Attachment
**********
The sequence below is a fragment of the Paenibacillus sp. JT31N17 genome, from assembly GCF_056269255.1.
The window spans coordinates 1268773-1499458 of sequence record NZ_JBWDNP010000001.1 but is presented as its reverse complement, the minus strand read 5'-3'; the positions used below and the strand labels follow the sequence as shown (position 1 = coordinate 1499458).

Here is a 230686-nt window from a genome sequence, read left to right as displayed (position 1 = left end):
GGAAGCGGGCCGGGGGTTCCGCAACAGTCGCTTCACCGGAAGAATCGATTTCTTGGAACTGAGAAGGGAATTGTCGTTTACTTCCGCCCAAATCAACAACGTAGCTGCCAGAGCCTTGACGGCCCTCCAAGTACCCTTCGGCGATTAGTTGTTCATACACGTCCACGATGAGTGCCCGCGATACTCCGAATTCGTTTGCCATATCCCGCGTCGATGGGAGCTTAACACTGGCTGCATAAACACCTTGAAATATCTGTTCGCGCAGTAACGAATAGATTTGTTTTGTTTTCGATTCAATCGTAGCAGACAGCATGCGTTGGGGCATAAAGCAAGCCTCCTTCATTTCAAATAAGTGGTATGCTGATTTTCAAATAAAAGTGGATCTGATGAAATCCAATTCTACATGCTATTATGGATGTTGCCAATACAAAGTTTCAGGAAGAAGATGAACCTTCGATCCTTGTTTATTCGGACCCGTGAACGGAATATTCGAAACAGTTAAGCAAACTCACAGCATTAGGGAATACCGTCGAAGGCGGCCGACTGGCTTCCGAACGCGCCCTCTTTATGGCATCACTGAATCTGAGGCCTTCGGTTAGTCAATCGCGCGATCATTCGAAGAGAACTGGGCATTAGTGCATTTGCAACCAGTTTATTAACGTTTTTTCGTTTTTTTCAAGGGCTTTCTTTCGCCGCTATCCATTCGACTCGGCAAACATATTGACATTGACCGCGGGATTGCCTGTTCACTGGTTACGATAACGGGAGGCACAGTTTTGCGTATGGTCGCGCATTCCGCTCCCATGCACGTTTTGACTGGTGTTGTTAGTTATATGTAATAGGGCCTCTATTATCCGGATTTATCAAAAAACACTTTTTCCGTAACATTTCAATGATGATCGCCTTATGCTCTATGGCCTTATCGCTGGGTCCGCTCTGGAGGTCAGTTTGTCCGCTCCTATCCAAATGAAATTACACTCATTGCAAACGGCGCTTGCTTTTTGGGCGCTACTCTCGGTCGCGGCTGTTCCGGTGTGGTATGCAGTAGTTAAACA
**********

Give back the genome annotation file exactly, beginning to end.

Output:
The sequence below is a fragment of the Paenibacillus sp. JT31N17 genome, from assembly GCF_056269255.1.
The window spans coordinates 1268773-1499458 of sequence record NZ_JBWDNP010000001.1 but is presented as its reverse complement, the minus strand read 5'-3'; the positions used below and the strand labels follow the sequence as shown (position 1 = coordinate 1499458).

Here is a 230686-nt window from a genome sequence, read left to right as displayed (position 1 = left end):
GGAAGCGGGCCGGGGGTTCCGCAACAGTCGCTTCACCGGAAGAATCGATTTCTTGGAACTGAGAAGGGAATTGTCGTTTACTTCCGCCCAAATCAACAACGTAGCTGCCAGAGCCTTGACGGCCCTCCAAGTACCCTTCGGCGATTAGTTGTTCATACACGTCCACGATGAGTGCCCGCGATACTCCGAATTCGTTTGCCATATCCCGCGTCGATGGGAGCTTAACACTGGCTGCATAAACACCTTGAAATATCTGTTCGCGCAGTAACGAATAGATTTGTTTTGTTTTCGATTCAATCGTAGCAGACAGCATGCGTTGGGGCATAAAGCAAGCCTCCTTCATTTCAAATAAGTGGTATGCTGATTTTCAAATAAAAGTGGATCTGATGAAATCCAATTCTACATGCTATTATGGATGTTGCCAATACAAAGTTTCAGGAAGAAGATGAACCTTCGATCCTTGTTTATTCGGACCCGTGAACGGAATATTCGAAACAGTTAAGCAAACTCACAGCATTAGGGAATACCGTCGAAGGCGGCCGACTGGCTTCCGAACGCGCCCTCTTTATGGCATCACTGAATCTGAGGCCTTCGGTTAGTCAATCGCGCGATCATTCGAAGAGAACTGGGCATTAGTGCATTTGCAACCAGTTTATTAACGTTTTTTCGTTTTTTTCAAGGGCTTTCTTTCGCCGCTATCCATTCGACTCGGCAAACATATTGACATTGACCGCGGGATTGCCTGTTCACTGGTTACGATAACGGGAGGCACAGTTTTGCGTATGGTCGCGCATTCCGCTCCCATGCACGTTTTGACTGGTGTTGTTAGTTATATGTAATAGGGCCTCTATTATCCGGATTTATCAAAAAACACTTTTTCCGTAACATTTCAATGATGATCGCCTTATGCTCTATGGCCTTATCGCTGGGTCCGCTCTGGAGGTCAGTTTGTCCGCTCCTATCCAAATGAAATTACACTCATTGCAAACGGCGCTTGCTTTTTGGGCGCTACTCTCGGTCGCGGCTGTTCCGGTGTGGTATGCAGTAGTTAAACA